Tag: Wu Guan

Safety and Courtesy

Safety and Courtesy – 16 Keys to Enhance your Learning Experience 

Safety and Courtesy at Mace Martial Arts
There’s a proverb that says “Martial Arts begins and ends with Courtesy.”
Respect for yourself, your elders, your peers and the sanctity of life is the bedrock that we live by at Mace Martial Arts.

 

These are the Safety and Courtesy requirements and expectations at Mace Martial Arts.

 

These standards of respect are the keys that will help you get the most out of your training and enhance your relationship with your instructors and classmates.

 

Pay attention to how these simple rules of respect and etiquette improve your sense of self worth, accountability, and interactions both inside and outside of the Wǔ Guǎn (武馆 training hall).

 

These rules of etiquette apply to students and teachers alike — this helps create the safe space where we can all have fun, and enjoy learning and growing together!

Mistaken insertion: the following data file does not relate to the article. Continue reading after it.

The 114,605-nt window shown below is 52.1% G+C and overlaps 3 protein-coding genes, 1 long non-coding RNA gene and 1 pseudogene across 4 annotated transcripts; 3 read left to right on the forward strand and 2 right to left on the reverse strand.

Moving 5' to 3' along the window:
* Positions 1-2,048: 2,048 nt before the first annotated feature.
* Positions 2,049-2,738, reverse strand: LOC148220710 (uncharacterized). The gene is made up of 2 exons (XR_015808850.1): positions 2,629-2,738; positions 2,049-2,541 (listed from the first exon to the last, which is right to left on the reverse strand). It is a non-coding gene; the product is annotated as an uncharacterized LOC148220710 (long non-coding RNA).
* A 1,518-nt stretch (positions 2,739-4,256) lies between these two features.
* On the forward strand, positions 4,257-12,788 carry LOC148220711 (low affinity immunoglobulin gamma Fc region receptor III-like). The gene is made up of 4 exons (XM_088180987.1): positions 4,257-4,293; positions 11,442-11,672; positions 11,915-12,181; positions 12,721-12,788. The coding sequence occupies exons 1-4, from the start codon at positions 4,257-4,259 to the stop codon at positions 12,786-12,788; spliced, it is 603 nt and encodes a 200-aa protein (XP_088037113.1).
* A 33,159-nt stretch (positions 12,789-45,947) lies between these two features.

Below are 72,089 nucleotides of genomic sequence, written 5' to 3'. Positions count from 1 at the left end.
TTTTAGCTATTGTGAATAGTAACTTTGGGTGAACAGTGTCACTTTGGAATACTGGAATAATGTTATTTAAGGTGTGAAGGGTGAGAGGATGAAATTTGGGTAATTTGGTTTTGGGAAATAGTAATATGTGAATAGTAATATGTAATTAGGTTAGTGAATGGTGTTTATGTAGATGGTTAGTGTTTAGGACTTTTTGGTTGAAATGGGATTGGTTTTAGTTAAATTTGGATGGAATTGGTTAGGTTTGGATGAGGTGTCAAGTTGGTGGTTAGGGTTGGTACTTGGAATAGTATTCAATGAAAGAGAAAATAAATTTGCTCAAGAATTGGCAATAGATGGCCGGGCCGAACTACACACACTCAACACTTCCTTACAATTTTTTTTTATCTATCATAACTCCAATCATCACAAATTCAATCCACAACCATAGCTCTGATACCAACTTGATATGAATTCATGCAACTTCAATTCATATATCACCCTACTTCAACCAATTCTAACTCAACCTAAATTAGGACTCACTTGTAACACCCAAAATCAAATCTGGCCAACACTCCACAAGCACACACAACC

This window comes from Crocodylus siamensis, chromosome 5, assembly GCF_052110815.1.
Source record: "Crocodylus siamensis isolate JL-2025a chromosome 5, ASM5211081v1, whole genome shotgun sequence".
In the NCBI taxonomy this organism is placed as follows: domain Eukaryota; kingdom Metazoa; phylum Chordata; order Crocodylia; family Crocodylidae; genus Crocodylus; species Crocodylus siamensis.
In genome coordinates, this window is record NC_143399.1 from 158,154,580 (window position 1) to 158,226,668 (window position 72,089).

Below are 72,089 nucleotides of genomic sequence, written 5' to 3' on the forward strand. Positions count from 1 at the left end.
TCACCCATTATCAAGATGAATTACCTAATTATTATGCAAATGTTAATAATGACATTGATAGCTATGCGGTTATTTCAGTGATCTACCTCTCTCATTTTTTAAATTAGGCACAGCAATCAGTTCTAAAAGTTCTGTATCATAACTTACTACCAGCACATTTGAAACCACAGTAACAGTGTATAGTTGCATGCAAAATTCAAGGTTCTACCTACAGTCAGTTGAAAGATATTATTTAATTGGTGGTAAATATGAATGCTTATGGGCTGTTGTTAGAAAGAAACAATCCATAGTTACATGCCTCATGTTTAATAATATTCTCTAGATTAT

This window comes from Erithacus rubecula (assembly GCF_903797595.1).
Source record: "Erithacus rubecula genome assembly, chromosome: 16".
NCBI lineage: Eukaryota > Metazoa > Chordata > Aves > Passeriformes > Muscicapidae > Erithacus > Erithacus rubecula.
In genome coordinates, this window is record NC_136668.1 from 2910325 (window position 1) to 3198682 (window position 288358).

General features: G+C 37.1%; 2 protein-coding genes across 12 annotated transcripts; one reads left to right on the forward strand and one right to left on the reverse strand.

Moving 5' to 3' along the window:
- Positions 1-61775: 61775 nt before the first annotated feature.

Safety and Courtesy — 16 keys to enhance your  learning experience (on-line or in-person): 

 

 
  1.  Be real (authentic) and courteous with your self, your classmates and your instructor: keep your training realistic, honest, safe, and fun. Respect and honor yourself, your instructor, your classmates, and the generations of practitioners before you that poured their blood, sweat and tears into cultivating this wellspring of wisdom that you are now a part of. Appreciate what you’re learning, and celebrate your growth and accomplishments!
  2. Stay focused and present  during lessons, and solo practice: pay attention to how you feel, think about what you’re learning, and what the movements mean — it is a path of discovery!
  3. Be Careful and Courteous during training: be mindful and respectful with yourself, your instructors and classmates — we are all here to learn and grow. Be mindful that self defense training is designed to injure an attacker, and we must take special care in this training environment not to injure ourselves or our classmates. When a classmate taps at their limit of a joint lock, choke or throw, carefully and safely release pressure. Respect and respond to each of your classmates’ limits and boundaries, and be mindful that these are different for everyone, and change for each person for various reasons over time and in different situations. Each one of us is individually responsible for maintaining a safe learning environment for everyone.